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MacNeil: No Team Orders for WeatherTech GTD Pro Entries

All three WeatherTech-sponsored GTD Pro entries to not be impacted by team orders in Rolex 24…

Photo: WeatherTech Racing

There will be no team orders between the WeatherTech Racing Mercedes-AMG GT3 Evos and Porsche 911 GT3 R in the Rolex 24 at Daytona according to Cooper MacNeil, who is set to pull double duty for the first time in his driving career.

MacNeil, who claimed three GT Le Mans class victories last year, including the final race of the category at Motul Petit Le Mans, will split his driving time in the IMSA WeatherTech SportsCar Championship season-opener between the No. 97 Mercedes and his full-season No. 79 Porsche entry, both competing in the GTD Pro class.

An additional Mercedes has been entered in the class by a joint effort from Proton and Multimatic, although it is only sponsored by WeatherTech and not directly involved with MacNeil’s racing program.

MacNeil won Motul Petit Le Mans courtesy of a last-lap reversal of positions between the two WeatherTech Porsche 911 RSR-19s that were running 1-2 in class at the time in the race.

When asked if team orders could be deployed again in the Rolex 24, MacNeil said “no, not here.”

“I’m driving both cars,” he told Sportscar365. “I wasn’t driving both cars at Petit.”

The No. 15 Mercedes, which features the three-driver lineup of Dirk Mueller, Austin Cindric and Patrick Assenheimer, will also have the chance to go for the class win.

“We’re just the title sponsor of the livery of that car,” MacNeil said. “We’re not funding any of the race itself for that car. We don’t have the jurisdiction, so to say, to do that.

“If they win, great, good for them. It would be nice to have any WeatherTech car on the center of the podium, I just hope it’s one of the two I’m driving.”

MacNeil said he’s “super excited” to be pulling double duty for the first time and sees benefits in driving cars from two different GT3 manufacturers.

“The idea is to double our chances at winning the race,” he explained. “I think having two different makes is important as well.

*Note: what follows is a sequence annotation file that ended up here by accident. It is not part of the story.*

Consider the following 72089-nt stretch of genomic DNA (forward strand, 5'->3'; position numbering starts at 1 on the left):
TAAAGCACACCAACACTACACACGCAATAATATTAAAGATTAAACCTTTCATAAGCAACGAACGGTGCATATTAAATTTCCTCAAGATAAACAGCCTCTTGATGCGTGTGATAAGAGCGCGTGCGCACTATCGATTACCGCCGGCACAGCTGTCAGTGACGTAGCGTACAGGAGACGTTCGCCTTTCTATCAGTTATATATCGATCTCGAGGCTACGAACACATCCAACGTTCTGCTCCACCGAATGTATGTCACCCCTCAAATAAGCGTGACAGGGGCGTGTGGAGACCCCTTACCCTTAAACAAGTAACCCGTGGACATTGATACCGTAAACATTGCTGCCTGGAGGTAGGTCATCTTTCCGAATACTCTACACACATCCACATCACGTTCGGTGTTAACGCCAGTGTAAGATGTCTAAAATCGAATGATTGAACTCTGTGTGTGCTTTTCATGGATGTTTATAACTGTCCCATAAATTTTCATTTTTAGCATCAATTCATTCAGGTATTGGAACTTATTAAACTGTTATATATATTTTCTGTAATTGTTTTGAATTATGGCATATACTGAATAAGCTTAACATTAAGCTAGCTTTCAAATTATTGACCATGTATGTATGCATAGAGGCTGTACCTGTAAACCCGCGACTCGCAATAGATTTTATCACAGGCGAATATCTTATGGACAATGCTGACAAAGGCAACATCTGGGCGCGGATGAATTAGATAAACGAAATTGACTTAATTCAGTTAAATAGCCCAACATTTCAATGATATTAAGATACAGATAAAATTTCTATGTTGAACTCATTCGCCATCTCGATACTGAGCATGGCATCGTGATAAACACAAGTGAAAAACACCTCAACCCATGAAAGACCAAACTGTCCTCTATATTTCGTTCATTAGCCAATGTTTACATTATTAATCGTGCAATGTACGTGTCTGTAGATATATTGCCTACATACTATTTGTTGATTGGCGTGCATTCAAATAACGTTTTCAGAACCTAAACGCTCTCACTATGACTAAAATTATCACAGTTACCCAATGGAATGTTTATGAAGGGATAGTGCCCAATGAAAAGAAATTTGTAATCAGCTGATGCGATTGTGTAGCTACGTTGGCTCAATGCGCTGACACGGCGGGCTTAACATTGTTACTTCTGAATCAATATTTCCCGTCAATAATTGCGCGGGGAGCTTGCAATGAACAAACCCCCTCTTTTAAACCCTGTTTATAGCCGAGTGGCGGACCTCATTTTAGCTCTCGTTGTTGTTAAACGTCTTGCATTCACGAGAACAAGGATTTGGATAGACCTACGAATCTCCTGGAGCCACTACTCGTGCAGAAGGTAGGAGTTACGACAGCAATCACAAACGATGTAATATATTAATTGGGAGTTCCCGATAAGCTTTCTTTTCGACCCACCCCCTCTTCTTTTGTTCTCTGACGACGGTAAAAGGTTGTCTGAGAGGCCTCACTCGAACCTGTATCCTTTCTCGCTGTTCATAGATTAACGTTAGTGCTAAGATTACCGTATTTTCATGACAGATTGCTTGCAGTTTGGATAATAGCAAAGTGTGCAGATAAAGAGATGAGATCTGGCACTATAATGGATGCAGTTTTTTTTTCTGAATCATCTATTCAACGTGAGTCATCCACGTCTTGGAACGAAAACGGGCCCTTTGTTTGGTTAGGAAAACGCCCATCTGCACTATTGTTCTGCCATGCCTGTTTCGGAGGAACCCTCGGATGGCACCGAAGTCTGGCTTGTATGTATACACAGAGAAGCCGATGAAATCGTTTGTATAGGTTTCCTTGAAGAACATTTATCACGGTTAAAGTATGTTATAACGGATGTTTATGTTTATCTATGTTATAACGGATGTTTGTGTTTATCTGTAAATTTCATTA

“Obviously driving two different cars of the same manufacturer doesn’t make that much sense. 

“Driving a Mercedes and a Porsche, hopefully you have a decent BoP in one of the two. That’s what we all hope for.

“I’ve never had double duty before in a race, especially a race this big. It will be interesting. 

“We just have to stay out of trouble and get my minimum drive time out of the way and let the other guys [focus] and let the strategy take it away from there.”

While Ben Keating, the only other double-duty driver for the race, is driving cars entered in two different classes, MacNeil said they didn’t consider that possibility.

“With 22 cars in GTD, I honestly prefer having both cars in the same class,” he said.

“At the end of the day, winning the Rolex 24 — in any class is difficult. Then trying to do it in two different classes, I don’t think that’s very realistic. 

“We’re kind of putting all of our eggs in one basket with both cars in the same class. 

“For me that was the decision we wanted to go with. Especially being in Pro, you don’t have to have certain driver lineups.

“You can hire the best people in the business and you don’t have to worry about driver ratings.

“That really opened options for us. I think we’ve got some pretty good lineups in both cars.”

MacNeil will be scoring season-long points in the No. 79 Porsche he’ll share with Matteo Cairoli, Alessio Picariello and factory driver Julien Andlauer, who will be his full-time co-driver. 

“I’ll be doing the full season in the Porsche, so we’ll be scoring points in that car,” he said. “If we win the race in the Mercedes, great, I really don’t care about points at that point.”

John Dagys is the founder and Editor-in-Chief of Sportscar365. Dagys spent eight years as a motorsports correspondent for and SPEED Channel and has contributed to numerous other motorsports publications worldwide. Contact John

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